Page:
Mortgage demand has fallen to its lowest level since 2018, even as interest rates decline

Single family home for sale in Encinitas, California.

Mike Blake | Reuters

Mortgage demand has fallen to its lowest level since December 2018, even after interest rates fell slightly last week.

Applications for a mortgage to buy a home fell 1% last week compared to the previous week, according to the seasonally adjusted Mortgage Bankers Association index. Trading volume was 14% lower than the same week a year ago.

Despite the slight decline, mortgage rates are much higher than they were at the beginning of this year.

That’s because the average contract interest rate for 30-year fixed-rate mortgages with matching loan balances ($647,200 or less) dropped to 5.33% from 5.46% with points down to 0.51 from 0.60 (including origination fees) for loans of 5%. 20% down payment.

“Mortgage rates fell for the fourth time in five weeks, as concerns about weak economic growth and heavy selling in the stock market drove down Treasury yields,” said Joel Kahn, MBA economist.

High interest rates and sharp home price gains are severely impacting affordability. Prices keep going up Because it is still there Too little show In the market, but different categories of buyers see different pictures.

“Demand is high at the higher end of the market, and the supply and affordability challenges are not as detrimental to these borrowers as they are to first-time buyers,” Kahn said.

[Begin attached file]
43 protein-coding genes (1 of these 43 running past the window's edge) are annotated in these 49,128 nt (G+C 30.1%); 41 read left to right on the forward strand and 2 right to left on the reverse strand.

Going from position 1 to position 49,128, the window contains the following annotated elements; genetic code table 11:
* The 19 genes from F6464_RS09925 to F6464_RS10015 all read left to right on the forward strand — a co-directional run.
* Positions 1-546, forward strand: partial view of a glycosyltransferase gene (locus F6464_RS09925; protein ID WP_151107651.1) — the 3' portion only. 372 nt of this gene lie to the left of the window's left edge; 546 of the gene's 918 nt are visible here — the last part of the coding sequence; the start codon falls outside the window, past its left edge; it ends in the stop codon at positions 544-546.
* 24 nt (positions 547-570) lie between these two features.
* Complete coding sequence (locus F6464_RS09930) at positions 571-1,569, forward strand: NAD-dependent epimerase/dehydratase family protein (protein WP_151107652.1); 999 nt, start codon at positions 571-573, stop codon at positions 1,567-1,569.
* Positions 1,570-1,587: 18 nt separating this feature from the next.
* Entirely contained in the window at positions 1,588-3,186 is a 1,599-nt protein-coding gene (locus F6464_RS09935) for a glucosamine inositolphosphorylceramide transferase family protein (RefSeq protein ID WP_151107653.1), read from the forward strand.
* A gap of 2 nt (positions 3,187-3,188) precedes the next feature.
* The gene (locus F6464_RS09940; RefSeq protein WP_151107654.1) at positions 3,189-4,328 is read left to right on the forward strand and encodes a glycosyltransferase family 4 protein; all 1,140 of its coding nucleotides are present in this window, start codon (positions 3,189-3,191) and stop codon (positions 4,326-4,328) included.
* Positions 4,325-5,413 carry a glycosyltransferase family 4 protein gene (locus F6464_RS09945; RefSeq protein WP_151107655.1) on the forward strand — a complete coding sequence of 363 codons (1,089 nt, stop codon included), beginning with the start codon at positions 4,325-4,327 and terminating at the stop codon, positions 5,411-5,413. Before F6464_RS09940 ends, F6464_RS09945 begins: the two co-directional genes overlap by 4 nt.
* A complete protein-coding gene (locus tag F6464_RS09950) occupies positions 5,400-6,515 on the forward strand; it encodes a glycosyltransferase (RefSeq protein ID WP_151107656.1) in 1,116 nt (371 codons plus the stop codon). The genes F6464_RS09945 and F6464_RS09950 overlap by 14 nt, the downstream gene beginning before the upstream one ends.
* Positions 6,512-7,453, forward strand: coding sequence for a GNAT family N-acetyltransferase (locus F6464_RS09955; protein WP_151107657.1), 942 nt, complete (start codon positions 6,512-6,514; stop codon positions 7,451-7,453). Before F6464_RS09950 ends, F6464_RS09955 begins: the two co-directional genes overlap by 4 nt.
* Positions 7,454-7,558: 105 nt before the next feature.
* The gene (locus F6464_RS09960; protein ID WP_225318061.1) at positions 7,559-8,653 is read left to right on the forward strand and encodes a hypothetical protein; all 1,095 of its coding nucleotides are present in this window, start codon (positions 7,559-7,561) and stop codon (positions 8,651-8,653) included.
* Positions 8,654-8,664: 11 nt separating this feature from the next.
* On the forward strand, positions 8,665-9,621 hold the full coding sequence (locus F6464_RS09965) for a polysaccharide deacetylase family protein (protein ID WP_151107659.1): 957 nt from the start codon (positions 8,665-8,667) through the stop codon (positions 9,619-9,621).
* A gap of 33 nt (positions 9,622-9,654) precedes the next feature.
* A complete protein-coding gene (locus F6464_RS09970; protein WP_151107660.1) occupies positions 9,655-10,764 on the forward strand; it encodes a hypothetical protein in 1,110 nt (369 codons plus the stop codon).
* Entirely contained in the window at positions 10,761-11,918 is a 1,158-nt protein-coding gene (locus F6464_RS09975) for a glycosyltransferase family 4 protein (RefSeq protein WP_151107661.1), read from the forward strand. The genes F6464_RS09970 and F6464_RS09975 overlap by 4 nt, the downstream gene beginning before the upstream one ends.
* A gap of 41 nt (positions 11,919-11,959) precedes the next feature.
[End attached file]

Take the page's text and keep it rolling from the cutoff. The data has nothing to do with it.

The average contract interest rate for 30-year fixed-rate mortgages with hefty loan balances (greater than $647,200) fell to 4.93% from 5.02%. Jumbo loans are mostly held in investor and bank wallets, rather than sold to Fannie Mae or Freddie Mac. Lenders see themselves as less risky because the credit quality of the borrower they go to is generally higher.

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Home loan refinancing requests, which are more sensitive to price movements than purchase orders, fell 5% during the week and were 75% lower than the same week a year ago. Even with interest rates retreating from their high levels over the past few weeks, refinancing is no longer requested because many borrowers already went through the process when rates were at record low levels last year.

Mortgage rates started rising this week, according to a reading from Mortgage News Daily, due to volatility in global markets.

“High inflation in Europe and the easing of Covid-related lockdowns in China have weighed on bonds,” wrote Matthew Graham, COO of Mortgage News Daily.

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